The Large Hadron Collider (LHC) is a particle smasher with a goal of revealing what happened at the first few moments of the Big Bang on the quantum level. The idea is to discover new information and/or confirm our current understanding of how our universe works in a way that it will work on every scale, leading us to one unified theory that will tie together the existing theories (General relativity, quantum mechanics, Newtonian physics, etc.) Inspired by the data plots published by the physicists working the the LHC, the mixed media nature of this piece acts as a reminder of all the possible variables that must be taken into account when developing a unified theory of physics. When closely examined, all of the theories of physics and mathematics presented in this collection are represented.

]]>A double pendulum exhibits chaotic motion: there are patterns that that the swings will follow, but due to the infinite variables affecting the system, each turn will be different. or example, the light patterns of this piece are actual movements of a double pendulum that I constructed, affected by the environments in which I photographed them. Due to the nature of chaos theory, no two images were alike, producing a new piece each time.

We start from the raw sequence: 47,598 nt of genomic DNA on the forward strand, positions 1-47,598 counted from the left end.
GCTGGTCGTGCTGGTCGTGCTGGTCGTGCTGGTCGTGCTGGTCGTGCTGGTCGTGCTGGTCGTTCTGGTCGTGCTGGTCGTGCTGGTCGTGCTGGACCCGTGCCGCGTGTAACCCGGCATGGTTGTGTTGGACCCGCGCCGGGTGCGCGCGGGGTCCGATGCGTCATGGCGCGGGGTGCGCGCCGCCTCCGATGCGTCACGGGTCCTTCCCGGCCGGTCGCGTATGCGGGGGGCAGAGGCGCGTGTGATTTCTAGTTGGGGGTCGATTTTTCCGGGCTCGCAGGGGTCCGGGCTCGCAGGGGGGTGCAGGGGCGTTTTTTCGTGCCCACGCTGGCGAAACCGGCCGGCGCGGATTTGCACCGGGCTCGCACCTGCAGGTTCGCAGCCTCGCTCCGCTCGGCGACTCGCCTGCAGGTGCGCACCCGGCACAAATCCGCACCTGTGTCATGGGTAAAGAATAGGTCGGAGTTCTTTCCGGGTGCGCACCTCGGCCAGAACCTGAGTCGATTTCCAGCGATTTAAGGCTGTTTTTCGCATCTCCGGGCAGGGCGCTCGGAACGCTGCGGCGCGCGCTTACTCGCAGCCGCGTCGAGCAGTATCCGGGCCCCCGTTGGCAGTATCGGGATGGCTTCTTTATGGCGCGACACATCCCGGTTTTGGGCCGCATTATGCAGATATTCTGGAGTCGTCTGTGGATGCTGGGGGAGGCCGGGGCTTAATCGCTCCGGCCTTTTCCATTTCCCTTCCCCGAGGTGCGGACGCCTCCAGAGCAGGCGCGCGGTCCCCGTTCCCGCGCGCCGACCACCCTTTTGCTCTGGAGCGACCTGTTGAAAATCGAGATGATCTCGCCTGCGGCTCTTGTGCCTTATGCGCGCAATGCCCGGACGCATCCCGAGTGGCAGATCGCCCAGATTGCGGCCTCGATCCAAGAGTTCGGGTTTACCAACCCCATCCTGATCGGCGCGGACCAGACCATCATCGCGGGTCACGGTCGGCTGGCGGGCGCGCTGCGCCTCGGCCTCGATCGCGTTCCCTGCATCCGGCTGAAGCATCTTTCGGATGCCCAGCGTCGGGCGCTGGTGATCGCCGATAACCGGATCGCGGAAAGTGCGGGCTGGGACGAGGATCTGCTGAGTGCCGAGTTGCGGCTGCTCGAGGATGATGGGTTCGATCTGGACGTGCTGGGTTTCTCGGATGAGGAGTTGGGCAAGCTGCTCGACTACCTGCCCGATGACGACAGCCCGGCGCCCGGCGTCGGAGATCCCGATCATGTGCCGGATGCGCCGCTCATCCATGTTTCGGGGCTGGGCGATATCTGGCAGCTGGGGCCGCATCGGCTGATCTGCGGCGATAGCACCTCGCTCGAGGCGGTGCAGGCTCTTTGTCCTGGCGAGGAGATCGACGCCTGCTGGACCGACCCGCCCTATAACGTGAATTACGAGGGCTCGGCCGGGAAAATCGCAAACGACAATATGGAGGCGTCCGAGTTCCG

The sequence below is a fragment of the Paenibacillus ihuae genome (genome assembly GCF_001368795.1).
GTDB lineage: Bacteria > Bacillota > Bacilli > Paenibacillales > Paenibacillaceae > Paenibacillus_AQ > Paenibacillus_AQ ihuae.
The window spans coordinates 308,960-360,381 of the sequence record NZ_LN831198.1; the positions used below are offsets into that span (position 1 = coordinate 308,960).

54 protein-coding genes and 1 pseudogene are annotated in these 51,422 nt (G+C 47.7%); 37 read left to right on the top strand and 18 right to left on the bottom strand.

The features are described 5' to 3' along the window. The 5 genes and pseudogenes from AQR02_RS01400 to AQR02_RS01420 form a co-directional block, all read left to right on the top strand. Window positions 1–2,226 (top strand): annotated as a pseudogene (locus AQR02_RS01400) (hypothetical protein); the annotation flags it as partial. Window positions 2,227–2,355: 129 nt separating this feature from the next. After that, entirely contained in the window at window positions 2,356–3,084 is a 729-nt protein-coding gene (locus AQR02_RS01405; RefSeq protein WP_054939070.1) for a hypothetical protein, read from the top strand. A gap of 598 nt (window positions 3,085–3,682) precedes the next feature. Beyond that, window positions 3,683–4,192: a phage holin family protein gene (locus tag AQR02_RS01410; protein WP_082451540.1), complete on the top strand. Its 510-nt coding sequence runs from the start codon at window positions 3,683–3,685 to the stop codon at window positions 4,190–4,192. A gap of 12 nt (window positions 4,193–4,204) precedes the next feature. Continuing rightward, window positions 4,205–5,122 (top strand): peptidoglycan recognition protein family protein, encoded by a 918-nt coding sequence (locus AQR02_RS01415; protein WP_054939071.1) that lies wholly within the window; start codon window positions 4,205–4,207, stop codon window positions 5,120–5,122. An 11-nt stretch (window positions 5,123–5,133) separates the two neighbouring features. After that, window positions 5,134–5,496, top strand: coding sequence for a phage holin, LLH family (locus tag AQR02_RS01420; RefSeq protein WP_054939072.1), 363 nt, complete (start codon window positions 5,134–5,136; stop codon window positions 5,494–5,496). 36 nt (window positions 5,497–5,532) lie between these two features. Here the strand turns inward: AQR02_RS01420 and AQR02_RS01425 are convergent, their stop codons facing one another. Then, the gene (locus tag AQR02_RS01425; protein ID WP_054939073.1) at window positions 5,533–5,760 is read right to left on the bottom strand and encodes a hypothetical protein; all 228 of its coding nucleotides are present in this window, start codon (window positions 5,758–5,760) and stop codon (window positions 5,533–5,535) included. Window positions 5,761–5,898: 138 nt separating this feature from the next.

]]>“What can go wrong will go wrong.” Inspired by the work of Jackson Polluck, Murphy’s Law explores the very fine gray area between order and chaos, what goes right and what could go wrong.

]]>“All things being equal, the simplest answer is usually the correct one.” This piece, inspired by the doodling phenomenon known as zentangle, demonstrates complex and detailed designs whereas the overall shape of the piece exhibits its true simplicity.

]]>Mathematical and visual patterns in fractals continue to infinity, no matter how many times one zooms in. Each zoomed-in image presented in this piece can be found in the largest image in the upper left hand corner.